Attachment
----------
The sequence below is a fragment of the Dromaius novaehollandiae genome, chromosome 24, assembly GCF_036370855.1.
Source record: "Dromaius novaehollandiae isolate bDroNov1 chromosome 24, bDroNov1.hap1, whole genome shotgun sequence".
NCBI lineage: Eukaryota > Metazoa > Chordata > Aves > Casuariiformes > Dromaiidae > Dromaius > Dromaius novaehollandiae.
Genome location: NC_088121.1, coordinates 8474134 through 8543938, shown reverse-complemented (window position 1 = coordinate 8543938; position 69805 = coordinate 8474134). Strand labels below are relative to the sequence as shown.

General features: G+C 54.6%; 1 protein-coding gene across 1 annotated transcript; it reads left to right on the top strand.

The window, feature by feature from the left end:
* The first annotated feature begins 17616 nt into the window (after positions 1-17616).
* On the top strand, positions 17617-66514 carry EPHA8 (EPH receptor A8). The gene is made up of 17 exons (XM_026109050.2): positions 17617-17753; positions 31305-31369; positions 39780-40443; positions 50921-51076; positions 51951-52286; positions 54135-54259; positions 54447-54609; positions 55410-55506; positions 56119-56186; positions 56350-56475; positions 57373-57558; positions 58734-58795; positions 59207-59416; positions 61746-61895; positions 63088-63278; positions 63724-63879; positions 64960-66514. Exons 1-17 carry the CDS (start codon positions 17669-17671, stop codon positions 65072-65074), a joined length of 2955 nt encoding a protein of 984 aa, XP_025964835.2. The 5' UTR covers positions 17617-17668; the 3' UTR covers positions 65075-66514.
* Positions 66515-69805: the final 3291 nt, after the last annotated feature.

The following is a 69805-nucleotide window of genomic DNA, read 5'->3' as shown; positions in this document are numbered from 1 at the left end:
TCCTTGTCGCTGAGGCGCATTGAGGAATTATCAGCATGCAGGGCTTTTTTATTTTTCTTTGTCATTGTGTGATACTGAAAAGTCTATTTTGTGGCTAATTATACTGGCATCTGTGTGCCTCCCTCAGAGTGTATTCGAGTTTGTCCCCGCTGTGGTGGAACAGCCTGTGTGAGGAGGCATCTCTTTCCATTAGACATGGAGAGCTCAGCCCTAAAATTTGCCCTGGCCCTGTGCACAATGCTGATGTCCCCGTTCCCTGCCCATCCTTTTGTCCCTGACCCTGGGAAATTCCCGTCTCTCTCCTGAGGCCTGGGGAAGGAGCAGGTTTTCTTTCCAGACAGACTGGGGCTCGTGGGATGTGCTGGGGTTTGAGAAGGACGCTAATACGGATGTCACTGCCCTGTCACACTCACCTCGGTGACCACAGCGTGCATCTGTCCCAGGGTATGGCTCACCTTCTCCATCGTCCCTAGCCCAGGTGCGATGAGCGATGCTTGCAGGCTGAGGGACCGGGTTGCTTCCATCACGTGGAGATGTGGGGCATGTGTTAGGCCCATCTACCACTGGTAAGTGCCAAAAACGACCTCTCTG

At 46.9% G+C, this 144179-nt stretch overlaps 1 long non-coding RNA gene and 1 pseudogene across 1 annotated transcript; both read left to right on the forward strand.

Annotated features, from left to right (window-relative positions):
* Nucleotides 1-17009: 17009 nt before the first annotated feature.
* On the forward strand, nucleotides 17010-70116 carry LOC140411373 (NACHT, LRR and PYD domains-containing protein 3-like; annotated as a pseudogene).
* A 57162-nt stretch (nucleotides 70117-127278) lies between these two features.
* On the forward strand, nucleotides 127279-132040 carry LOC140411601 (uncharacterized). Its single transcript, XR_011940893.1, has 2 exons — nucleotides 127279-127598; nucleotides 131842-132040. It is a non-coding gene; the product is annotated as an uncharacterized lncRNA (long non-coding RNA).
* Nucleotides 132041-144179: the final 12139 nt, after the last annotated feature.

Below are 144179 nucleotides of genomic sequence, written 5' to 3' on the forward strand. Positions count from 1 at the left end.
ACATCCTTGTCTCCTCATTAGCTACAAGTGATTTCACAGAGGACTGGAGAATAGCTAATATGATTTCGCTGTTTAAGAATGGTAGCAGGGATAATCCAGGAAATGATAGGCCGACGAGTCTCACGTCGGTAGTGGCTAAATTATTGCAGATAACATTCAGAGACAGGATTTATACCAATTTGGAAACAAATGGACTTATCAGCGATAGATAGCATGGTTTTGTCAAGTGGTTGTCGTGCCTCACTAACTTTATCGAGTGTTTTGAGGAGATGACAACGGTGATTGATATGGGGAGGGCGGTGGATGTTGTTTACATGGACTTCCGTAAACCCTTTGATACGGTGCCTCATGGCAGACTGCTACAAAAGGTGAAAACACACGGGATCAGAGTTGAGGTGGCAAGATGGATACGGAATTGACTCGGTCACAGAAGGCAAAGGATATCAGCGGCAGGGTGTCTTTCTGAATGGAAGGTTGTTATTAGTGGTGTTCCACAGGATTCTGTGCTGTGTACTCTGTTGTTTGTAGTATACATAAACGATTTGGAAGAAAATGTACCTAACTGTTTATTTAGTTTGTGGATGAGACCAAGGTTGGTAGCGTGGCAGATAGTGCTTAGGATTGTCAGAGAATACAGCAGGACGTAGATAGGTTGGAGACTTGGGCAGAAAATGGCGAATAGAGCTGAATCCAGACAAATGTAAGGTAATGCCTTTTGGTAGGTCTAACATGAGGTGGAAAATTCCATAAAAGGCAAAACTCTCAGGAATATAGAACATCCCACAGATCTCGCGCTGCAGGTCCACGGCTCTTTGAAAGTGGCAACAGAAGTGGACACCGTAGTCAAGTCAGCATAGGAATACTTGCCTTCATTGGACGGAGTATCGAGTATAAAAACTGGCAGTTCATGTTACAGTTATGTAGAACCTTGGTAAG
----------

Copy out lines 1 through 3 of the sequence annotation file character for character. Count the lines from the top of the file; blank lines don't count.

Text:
The sequence below is a fragment of the Dromaius novaehollandiae genome, chromosome 24, assembly GCF_036370855.1.
Source record: "Dromaius novaehollandiae isolate bDroNov1 chromosome 24, bDroNov1.hap1, whole genome shotgun sequence".
NCBI lineage: Eukaryota > Metazoa > Chordata > Aves > Casuariiformes > Dromaiidae > Dromaius > Dromaius novaehollandiae.